The crowded neighbourhood of Maulana Chawl, which houses over 700 tenements in Mumbai’s eastern suburb of Ghatkopar and is popularly known as Kholis, is on edge since the arrival of some unexpected visitors on Tuesday. Income Tax officers came to conduct a raid at one of the flats in Unity Apartments which shares a boundary wall with Maulana Chawl. According to sources, it was learnt that the resident of the flat had used the bank accounts of hundreds of residents of Maulana Chawl to convert scrapped notes into new currency. The account holders, in turn, got 15 per cent commission for such transactions.
During the raid, tax officials recovered more than Rs 30 lakh in Rs 2,000 notes from the 225 sq ft flat, multiple sources said. The findings of the tax department are likely to be shared with the CBI for further probe, the sources added. “The search operation began at 7 pm and went on till 3 am. They found Rs 30 lakh in new notes. They were kept in big bags. Everyone in the neighbourhood knows about the raid but they are scared to mention it,” said a security guard at Unity Apartments. With this development, Mumbai chawls have come under the scanner of investigative agencies for possible illegal currency swaps.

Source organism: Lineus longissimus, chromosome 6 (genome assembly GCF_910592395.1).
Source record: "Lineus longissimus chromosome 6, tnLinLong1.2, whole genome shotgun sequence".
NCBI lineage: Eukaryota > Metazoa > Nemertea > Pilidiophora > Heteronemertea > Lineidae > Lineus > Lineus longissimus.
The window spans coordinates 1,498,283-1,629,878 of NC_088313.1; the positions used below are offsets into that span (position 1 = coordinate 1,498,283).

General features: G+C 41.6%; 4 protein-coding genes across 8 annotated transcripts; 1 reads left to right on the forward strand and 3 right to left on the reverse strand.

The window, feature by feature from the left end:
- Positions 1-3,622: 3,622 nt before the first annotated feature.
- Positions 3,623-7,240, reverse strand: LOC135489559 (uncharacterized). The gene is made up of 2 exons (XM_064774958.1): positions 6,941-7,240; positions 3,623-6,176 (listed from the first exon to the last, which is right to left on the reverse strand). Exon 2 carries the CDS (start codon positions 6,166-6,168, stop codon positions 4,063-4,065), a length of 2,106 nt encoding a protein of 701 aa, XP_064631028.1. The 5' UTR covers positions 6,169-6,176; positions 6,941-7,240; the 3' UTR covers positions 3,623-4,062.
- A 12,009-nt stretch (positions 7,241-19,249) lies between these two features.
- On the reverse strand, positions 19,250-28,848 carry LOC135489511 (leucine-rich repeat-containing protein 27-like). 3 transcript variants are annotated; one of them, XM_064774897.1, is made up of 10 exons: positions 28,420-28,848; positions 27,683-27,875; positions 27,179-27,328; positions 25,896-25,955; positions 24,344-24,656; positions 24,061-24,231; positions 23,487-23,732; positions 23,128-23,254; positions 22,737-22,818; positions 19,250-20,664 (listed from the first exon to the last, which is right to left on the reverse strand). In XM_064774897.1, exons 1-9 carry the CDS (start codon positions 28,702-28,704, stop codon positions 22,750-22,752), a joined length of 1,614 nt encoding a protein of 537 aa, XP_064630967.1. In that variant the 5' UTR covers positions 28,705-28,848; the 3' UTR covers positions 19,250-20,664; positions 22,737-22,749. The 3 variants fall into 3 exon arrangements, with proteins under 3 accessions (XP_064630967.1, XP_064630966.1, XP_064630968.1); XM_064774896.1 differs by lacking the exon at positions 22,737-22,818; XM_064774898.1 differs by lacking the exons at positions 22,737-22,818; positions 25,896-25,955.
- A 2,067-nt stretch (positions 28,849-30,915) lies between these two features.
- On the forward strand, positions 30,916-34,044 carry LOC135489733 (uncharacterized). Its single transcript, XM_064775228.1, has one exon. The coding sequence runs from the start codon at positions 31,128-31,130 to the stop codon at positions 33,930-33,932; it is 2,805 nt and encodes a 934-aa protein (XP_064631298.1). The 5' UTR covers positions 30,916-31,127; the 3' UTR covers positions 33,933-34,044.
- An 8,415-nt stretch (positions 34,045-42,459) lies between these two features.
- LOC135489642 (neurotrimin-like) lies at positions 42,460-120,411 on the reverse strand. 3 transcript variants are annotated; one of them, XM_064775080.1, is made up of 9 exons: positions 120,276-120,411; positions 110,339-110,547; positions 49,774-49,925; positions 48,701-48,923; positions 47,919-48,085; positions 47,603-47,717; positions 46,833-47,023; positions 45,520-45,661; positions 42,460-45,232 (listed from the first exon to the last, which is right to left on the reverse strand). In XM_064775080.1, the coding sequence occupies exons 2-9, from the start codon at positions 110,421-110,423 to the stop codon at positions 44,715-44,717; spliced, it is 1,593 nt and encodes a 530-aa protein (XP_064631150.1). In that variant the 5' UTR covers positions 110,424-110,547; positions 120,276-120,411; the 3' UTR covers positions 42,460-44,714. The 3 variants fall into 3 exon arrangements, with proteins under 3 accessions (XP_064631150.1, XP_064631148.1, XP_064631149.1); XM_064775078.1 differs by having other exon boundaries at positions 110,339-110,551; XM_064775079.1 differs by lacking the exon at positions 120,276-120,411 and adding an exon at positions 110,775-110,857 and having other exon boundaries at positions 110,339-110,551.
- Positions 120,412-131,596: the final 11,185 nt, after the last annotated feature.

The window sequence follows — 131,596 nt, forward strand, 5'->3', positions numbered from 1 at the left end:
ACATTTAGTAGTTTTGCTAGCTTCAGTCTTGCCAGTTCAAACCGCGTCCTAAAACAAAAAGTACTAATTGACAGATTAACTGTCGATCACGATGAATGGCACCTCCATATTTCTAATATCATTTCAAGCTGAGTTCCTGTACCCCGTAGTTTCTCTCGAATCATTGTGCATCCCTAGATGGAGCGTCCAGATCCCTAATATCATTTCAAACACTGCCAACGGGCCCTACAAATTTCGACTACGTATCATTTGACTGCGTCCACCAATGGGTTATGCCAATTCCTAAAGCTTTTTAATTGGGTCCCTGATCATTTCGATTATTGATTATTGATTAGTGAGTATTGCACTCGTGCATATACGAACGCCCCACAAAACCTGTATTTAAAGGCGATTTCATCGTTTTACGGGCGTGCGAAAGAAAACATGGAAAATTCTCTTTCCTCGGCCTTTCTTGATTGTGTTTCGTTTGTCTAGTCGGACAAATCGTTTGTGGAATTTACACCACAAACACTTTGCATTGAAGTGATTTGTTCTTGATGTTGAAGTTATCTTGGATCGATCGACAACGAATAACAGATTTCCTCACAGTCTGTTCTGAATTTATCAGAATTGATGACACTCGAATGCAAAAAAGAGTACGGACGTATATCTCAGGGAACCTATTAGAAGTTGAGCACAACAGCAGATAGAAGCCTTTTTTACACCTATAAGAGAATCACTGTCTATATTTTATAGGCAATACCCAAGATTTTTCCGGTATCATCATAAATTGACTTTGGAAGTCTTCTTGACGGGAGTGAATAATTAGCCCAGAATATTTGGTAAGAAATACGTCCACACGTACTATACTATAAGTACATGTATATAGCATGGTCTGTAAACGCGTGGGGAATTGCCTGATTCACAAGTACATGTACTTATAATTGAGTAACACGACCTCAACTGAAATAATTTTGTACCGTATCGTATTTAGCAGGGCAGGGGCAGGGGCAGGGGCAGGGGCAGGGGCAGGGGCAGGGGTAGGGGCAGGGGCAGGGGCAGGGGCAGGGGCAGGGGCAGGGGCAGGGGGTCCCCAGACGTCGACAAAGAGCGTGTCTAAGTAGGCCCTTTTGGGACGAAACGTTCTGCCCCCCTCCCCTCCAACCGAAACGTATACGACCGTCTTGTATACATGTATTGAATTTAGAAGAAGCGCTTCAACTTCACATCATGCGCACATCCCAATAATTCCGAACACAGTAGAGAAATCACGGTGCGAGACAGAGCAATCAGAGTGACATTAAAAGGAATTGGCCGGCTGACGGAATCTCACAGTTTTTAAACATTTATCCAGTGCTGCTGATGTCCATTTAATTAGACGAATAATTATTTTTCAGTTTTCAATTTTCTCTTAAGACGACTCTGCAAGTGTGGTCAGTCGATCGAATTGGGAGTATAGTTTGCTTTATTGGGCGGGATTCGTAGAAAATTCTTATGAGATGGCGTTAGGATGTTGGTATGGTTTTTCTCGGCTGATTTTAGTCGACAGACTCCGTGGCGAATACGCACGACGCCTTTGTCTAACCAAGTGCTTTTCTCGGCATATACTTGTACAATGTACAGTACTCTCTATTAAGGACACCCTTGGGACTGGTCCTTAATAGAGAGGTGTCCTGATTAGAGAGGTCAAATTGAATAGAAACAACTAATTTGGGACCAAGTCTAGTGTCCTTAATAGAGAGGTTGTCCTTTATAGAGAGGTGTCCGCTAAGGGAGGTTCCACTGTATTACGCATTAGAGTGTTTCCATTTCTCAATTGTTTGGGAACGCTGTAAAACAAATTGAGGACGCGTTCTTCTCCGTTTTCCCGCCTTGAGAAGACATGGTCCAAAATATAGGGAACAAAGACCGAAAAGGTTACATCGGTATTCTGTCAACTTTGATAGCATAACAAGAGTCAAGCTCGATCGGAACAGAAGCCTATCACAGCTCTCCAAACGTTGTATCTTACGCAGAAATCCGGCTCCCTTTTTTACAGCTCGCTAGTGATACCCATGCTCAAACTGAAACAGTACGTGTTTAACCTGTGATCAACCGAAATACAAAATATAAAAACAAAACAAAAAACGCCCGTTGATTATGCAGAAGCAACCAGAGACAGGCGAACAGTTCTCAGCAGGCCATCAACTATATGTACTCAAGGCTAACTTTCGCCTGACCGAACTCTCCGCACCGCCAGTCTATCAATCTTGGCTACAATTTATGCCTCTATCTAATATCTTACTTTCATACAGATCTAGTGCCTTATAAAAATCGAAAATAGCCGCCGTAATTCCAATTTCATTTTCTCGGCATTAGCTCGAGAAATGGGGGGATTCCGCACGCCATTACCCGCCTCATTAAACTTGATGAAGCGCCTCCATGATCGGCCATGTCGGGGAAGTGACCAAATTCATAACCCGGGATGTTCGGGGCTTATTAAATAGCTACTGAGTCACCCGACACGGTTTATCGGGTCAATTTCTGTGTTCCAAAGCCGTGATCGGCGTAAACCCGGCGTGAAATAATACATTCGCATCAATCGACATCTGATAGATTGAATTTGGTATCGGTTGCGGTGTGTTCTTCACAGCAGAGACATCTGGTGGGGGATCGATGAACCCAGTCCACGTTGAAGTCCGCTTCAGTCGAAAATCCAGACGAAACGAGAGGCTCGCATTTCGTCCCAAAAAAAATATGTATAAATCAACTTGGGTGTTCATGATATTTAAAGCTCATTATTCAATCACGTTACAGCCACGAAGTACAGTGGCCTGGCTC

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Explaining the illegal conversion of currency notes, a source said that a “main agent” would receive money from clients who wanted to convert their old currency into valid legal tender. This money was then distributed to several sub-agents — one of whom is suspected to be the Unity Apartments resident. “These sub-agents would contact residents of Maulana Chawl who had bank accounts with a balance of over Rs 20,000. The slum dwellers would withdraw Rs 20,000 a week from their bank accounts in new notes and deposit Rs 23,000 in old notes of Rs 500 and Rs 1,000. This cycle would be repeated. The slum dwellers earned a commission of 15 per cent from the sub-agents for these transactions,” said the source. The new notes were then handed over by the sub-agents to the main agent, who charged 30 per cent commission.
After the demonetisation of Rs 500 and Rs 1,000 notes, the Finance Ministry set a weekly bank withdrawal limit of Rs 20,000 per account holder. This limit was later raised to Rs 24,000 a week.
“We got to know about the tax raid but we don’t know whose account has been used to convert old currency into new notes,” said a woman sitting at the entrance of Maulana Chawl on Thursday. “Nothing happened on December 6. We have nothing to do with such things (tax raid). We are respectable workers,” said a man who does the laundry at Unity Apartments and lives in the chawl. None of the residents wished to be named.
Since the demonetisation announcement, the Income Tax Department has probed over 400 cases, detecting nearly Rs 2,000 crore in undisclosed wealth and seizing Rs 130 crore in cash and jewellery.
“Detecting serious irregularities beyond the Income-Tax Act, the Central Board of Direct Taxes decided to refer such cases to the ED and the CBI, enabling them to examine the criminal conduct for immediate necessary action. More than 30 such references have already been made to the ED, and are being sent to the CBI,” the Finance Ministry said in a statement earlier this week.
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